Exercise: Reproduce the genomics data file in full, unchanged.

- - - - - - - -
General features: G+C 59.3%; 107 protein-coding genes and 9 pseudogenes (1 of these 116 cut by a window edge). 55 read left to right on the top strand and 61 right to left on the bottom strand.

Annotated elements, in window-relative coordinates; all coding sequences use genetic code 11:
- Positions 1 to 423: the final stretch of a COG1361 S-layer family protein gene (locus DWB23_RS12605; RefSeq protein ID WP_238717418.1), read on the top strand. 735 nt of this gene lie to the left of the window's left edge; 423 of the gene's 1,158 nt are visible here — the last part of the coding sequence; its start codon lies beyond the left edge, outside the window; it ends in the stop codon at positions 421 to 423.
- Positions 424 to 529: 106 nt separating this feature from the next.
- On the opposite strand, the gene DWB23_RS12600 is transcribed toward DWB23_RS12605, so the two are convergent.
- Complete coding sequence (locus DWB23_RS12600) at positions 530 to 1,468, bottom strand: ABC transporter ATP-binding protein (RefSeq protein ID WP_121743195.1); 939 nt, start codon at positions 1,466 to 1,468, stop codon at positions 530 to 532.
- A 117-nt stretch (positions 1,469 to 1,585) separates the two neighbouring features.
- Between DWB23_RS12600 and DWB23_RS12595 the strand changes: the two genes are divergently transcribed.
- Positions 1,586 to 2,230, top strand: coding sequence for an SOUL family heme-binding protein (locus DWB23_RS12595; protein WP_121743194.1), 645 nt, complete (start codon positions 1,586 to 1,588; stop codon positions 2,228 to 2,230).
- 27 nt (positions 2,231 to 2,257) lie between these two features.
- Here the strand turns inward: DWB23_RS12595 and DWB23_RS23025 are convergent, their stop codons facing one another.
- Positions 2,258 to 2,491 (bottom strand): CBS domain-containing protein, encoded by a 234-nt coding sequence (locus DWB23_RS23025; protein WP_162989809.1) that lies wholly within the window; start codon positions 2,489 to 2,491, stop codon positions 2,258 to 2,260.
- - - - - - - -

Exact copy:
General features: G+C 59.3%; 107 protein-coding genes and 9 pseudogenes (1 of these 116 cut by a window edge). 55 read left to right on the top strand and 61 right to left on the bottom strand.

Annotated elements, in window-relative coordinates; all coding sequences use genetic code 11:
- Positions 1 to 423: the final stretch of a COG1361 S-layer family protein gene (locus DWB23_RS12605; RefSeq protein ID WP_238717418.1), read on the top strand. 735 nt of this gene lie to the left of the window's left edge; 423 of the gene's 1,158 nt are visible here — the last part of the coding sequence; its start codon lies beyond the left edge, outside the window; it ends in the stop codon at positions 421 to 423.
- Positions 424 to 529: 106 nt separating this feature from the next.
- On the opposite strand, the gene DWB23_RS12600 is transcribed toward DWB23_RS12605, so the two are convergent.
- Complete coding sequence (locus DWB23_RS12600) at positions 530 to 1,468, bottom strand: ABC transporter ATP-binding protein (RefSeq protein ID WP_121743195.1); 939 nt, start codon at positions 1,466 to 1,468, stop codon at positions 530 to 532.
- A 117-nt stretch (positions 1,469 to 1,585) separates the two neighbouring features.
- Between DWB23_RS12600 and DWB23_RS12595 the strand changes: the two genes are divergently transcribed.
- Positions 1,586 to 2,230, top strand: coding sequence for an SOUL family heme-binding protein (locus DWB23_RS12595; protein WP_121743194.1), 645 nt, complete (start codon positions 1,586 to 1,588; stop codon positions 2,228 to 2,230).
- 27 nt (positions 2,231 to 2,257) lie between these two features.
- Here the strand turns inward: DWB23_RS12595 and DWB23_RS23025 are convergent, their stop codons facing one another.
- Positions 2,258 to 2,491 (bottom strand): CBS domain-containing protein, encoded by a 234-nt coding sequence (locus DWB23_RS23025; protein WP_162989809.1) that lies wholly within the window; start codon positions 2,489 to 2,491, stop codon positions 2,258 to 2,260.